IEM steering committee member Thomas Rietz, a professor of finance at the university, says the aggregate zero-risk design of the IEM allows the markets to perfectly reflect the aggregate forecast opinions of its participants. By aggregate zero-risk, Rietz explains that when a trader enters a particular bilateral (either/or) market, he or she must buy one share of each choice, called a bundle, for a total cost of $1. If the trader holds the bundle until the market concludes, there is neither profit nor gain. If the trader guesses the outcome successfully, and sells the losing unit of the bundle to another trader while the market is running, he or she picks up the original $1 bet plus whatever price was agreed upon for the losing share that was sold. If the trader chooses to hold onto the loser and sell the eventual winner, however, they will incur the $1 loss at payout time. At any given time, the number of eventual winning shares and losing shares is equal and held by the traders. So, the university bears no counterparty risk and there is no need to provide hedging margins that irrationally affect outcomes. &#8220-The price you would be willing to buy or sell for today is your expectation of its value in the future—the prices can be directly interpreted as a forecast,&#8221- Rietz says. &#8220-In ordinary futures markets, there is a long-lasting debate, going back to John Maynard Keynes in the 1930s, over whether prices can legitimately be used as forecasts, and it all hinges on whether or not people demand a return or face a risk in aggregate when they&#8217-re investing in these contracts.&#8221- […]

One enduring research problem on combinatorial markets is mitigating the effects a virtually unlimited spectrum of outcomes will have on creating markets that are so thin in trades they do not serve their purpose of aggregating information. In such markets, which might bear a resemblance to an enterprise prediction market in that there are not enough participants to provide a statistically valid spread of opinion, Pennock says a market-maker algorithm might serve as a price setter within widely acceptable limits. &#8220-I believe that approximation algorithms will be fine for the market maker, because people don&#8217-t really care about making bets on things that are incredibly unlikely, like 10?6 chance,&#8221- Pennock says. &#8220-But as long as you&#8217-re betting on something with a 10% chance of happening, we&#8217-ll be able to approximate pretty quickly with a market-maker price.&#8221- […]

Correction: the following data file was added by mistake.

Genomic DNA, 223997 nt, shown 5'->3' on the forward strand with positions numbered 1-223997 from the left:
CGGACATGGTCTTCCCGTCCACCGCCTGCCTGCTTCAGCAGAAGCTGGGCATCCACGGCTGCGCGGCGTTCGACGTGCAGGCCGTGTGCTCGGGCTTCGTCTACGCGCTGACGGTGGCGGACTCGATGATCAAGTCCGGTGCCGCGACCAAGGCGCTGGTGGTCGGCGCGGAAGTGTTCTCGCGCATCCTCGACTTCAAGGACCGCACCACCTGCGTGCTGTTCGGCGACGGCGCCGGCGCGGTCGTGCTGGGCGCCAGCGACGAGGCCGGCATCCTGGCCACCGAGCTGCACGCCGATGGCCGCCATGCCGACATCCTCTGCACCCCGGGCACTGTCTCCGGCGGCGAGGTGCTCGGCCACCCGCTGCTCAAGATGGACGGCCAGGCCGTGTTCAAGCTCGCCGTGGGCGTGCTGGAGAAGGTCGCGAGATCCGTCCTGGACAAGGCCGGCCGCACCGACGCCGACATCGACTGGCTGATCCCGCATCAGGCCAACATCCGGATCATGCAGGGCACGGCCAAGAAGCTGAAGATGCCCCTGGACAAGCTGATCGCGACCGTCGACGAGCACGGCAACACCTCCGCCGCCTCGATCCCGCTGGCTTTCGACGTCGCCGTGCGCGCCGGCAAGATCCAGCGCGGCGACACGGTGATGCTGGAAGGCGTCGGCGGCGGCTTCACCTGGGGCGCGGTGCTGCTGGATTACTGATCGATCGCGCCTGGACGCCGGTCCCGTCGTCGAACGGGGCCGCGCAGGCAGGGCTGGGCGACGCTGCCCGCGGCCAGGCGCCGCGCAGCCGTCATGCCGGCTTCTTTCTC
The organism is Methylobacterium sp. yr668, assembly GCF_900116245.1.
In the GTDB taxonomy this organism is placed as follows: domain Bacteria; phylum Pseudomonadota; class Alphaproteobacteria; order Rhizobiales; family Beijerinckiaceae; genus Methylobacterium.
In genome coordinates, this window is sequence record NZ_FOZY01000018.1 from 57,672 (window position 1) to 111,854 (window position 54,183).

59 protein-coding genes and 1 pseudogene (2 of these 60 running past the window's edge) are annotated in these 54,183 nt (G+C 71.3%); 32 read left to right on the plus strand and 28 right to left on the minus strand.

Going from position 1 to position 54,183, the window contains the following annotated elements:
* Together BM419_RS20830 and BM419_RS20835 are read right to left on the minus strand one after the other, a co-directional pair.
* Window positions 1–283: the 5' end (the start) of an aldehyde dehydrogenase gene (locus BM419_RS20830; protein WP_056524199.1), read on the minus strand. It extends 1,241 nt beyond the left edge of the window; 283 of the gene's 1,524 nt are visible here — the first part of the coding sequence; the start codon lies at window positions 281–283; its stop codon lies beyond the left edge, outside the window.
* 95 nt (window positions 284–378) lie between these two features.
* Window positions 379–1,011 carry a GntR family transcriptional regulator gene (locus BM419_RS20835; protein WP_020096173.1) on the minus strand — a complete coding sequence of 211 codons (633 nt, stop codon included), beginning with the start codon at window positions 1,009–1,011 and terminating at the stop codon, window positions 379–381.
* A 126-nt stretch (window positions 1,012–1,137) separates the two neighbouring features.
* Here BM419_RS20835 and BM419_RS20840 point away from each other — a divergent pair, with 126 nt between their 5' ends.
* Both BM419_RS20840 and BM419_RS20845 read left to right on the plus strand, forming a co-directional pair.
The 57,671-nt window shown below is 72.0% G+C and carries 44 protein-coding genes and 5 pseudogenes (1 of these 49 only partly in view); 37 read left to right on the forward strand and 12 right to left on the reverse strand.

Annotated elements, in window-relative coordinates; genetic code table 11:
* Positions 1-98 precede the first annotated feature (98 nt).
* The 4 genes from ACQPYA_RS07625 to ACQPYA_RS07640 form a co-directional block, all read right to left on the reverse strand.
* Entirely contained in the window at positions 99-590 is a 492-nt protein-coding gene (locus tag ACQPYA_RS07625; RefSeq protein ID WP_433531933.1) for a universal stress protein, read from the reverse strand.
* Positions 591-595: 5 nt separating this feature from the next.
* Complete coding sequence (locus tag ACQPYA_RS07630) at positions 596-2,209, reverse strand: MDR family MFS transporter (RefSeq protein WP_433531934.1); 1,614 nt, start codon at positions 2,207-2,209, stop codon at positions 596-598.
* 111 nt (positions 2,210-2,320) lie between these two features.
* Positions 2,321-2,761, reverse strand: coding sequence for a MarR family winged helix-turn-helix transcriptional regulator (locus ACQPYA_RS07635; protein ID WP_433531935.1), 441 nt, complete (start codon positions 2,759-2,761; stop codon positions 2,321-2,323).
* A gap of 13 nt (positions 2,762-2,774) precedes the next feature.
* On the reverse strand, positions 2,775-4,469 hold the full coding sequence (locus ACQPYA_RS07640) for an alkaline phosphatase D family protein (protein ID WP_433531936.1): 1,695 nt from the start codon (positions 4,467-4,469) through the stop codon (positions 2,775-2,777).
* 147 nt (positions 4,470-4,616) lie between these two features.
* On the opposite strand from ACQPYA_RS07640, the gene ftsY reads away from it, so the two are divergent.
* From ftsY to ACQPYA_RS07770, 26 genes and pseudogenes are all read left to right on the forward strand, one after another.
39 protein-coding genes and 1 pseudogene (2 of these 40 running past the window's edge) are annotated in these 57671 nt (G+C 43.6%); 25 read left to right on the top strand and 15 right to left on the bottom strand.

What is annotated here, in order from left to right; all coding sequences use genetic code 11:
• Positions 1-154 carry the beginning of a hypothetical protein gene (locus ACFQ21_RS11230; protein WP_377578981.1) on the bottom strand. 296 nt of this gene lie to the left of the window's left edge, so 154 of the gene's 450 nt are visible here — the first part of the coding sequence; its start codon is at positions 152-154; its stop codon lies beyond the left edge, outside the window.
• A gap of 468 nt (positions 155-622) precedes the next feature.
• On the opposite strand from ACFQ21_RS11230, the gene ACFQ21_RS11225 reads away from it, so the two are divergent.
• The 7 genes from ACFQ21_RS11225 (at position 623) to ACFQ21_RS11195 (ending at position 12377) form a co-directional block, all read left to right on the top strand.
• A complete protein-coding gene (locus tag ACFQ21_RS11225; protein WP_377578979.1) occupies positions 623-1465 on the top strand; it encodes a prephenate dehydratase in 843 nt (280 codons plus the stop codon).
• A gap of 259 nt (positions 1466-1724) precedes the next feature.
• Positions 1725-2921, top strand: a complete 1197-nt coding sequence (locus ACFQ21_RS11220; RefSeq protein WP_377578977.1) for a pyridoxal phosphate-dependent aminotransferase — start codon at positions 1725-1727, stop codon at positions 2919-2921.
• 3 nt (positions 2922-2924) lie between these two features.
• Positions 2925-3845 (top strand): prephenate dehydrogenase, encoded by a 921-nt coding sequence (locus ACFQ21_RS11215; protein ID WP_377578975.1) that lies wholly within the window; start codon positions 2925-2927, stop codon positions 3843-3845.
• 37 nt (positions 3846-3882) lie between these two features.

David Pennock&#8217-s website and blog

Flu prediction markets can correct Google Flu Trends.

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2 practicing physicians laugh at using collective intelligence for nation-wide flu detection:

[…] Flu Trends tracks almost perfectly with data on influenzalike illnesses that the CDC obtains from doctors&#8217- offices. And as an added bonus, Flu Trends detects outbreaks up to two weeks earlier, when people are still sitting at home sneezing into their keyboards. […]